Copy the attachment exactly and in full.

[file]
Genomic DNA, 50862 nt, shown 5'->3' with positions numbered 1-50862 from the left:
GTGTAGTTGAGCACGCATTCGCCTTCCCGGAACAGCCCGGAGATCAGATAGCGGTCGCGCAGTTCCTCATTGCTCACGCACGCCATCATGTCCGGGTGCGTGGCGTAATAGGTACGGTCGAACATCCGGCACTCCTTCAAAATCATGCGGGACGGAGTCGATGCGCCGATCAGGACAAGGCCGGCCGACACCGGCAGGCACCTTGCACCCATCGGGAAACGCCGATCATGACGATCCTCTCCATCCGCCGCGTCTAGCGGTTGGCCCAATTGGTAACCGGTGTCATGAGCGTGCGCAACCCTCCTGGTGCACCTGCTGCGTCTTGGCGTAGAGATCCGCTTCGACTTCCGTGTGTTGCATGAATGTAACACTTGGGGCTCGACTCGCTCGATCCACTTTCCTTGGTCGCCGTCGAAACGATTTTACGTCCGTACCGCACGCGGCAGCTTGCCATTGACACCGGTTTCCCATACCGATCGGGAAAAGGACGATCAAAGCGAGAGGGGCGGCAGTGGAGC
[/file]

Genomic DNA, 50862 nt, shown 5'->3' with positions numbered 1-50862 from the left:
GTGTAGTTGAGCACGCATTCGCCTTCCCGGAACAGCCCGGAGATCAGATAGCGGTCGCGCAGTTCCTCATTGCTCACGCACGCCATCATGTCCGGGTGCGTGGCGTAATAGGTACGGTCGAACATCCGGCACTCCTTCAAAATCATGCGGGACGGAGTCGATGCGCCGATCAGGACAAGGCCGGCCGACACCGGCAGGCACCTTGCACCCATCGGGAAACGCCGATCATGACGATCCTCTCCATCCGCCGCGTCTAGCGGTTGGCCCAATTGGTAACCGGTGTCATGAGCGTGCGCAACCCTCCTGGTGCACCTGCTGCGTCTTGGCGTAGAGATCCGCTTCGACTTCCGTGTGTTGCATGAATGTAACACTTGGGGCTCGACTCGCTCGATCCACTTTCCTTGGTCGCCGTCGAAACGATTTTACGTCCGTACCGCACGCGGCAGCTTGCCATTGACACCGGTTTCCCATACCGATCGGGAAAAGGACGATCAAAGCGAGAGGGGCGGCAGTGGAGC